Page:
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A Top Sustainable Tip from the Dairy Diary: Make Do and Mend

This Christmas, we’re delighted to once again be working with our friends at the iconic Dairy Diary – geniuses not only creating easy and absolutely delicious recipes, but top tips for the sustainable lifestyle, too. Check out their fantastic and gift-worthy 2022 diary for more.

Fixing is back in fashion! Growing scrutiny of single-use culture means that our relationship with what we own is in flux. In the face of environmental concerns, the wartime concept of ‘Make Do and Mend’ is enjoying a renewed lease of life across the country.

The phrase ‘Make Do and Mend’ was coined during the Second World War, when the government introduced a campaign of the same name. The aim of the scheme was to motivate the country to reuse and repair their existing clothes so that fabric production could be pivoted to produce military uniforms and other wartime essentials. Advice in the accompanying leaflets also included tips on how to make clothing coupons go further: in Britain, rationing of clothes, fabric and wool began in 1941 and would last until 1949.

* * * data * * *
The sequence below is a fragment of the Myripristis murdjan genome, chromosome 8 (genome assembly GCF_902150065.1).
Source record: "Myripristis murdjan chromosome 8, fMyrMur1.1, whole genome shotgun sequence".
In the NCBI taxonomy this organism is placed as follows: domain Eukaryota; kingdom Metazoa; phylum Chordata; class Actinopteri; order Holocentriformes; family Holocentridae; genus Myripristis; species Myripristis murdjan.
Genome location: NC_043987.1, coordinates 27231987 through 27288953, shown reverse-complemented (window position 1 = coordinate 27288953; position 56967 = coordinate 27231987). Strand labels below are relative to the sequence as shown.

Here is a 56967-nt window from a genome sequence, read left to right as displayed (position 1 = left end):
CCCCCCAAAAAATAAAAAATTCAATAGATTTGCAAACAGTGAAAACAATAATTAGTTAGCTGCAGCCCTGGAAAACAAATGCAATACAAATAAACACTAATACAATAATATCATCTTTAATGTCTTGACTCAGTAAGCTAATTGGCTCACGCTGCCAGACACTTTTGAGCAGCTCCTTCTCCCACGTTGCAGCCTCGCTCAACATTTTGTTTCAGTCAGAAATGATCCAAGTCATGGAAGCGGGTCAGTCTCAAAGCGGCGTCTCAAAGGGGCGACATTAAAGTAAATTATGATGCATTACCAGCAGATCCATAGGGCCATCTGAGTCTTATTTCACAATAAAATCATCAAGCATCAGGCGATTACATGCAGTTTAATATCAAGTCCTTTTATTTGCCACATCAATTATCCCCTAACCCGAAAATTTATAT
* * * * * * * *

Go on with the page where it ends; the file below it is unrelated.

Tutorials taught thrifty citizens how to prevent moth damage to clothing, darn holes in socks and make clothes for children from adult garments. As a result, handmade and revitalised clothes were commonplace in 1940s Britain: men’s suits were turned into skirts and jackets for women, jumpers were unravelled to obtain spare wool for darning socks, and garment exchanges helped parents clothe their growing children.

This helpful feature from the 40th anniversary edition of the Dairy Diary is packed full of useful information on the ‘back-in-vogue’ culture of repairing possessions. It teaches us about using repair cafes, how to mend anything and everything rather than sending fixable items to landfill. Be sure to order yourself a copy of the 2022 Dairy Diary to learn more about this trend, and a few for your friends as Christmas presents!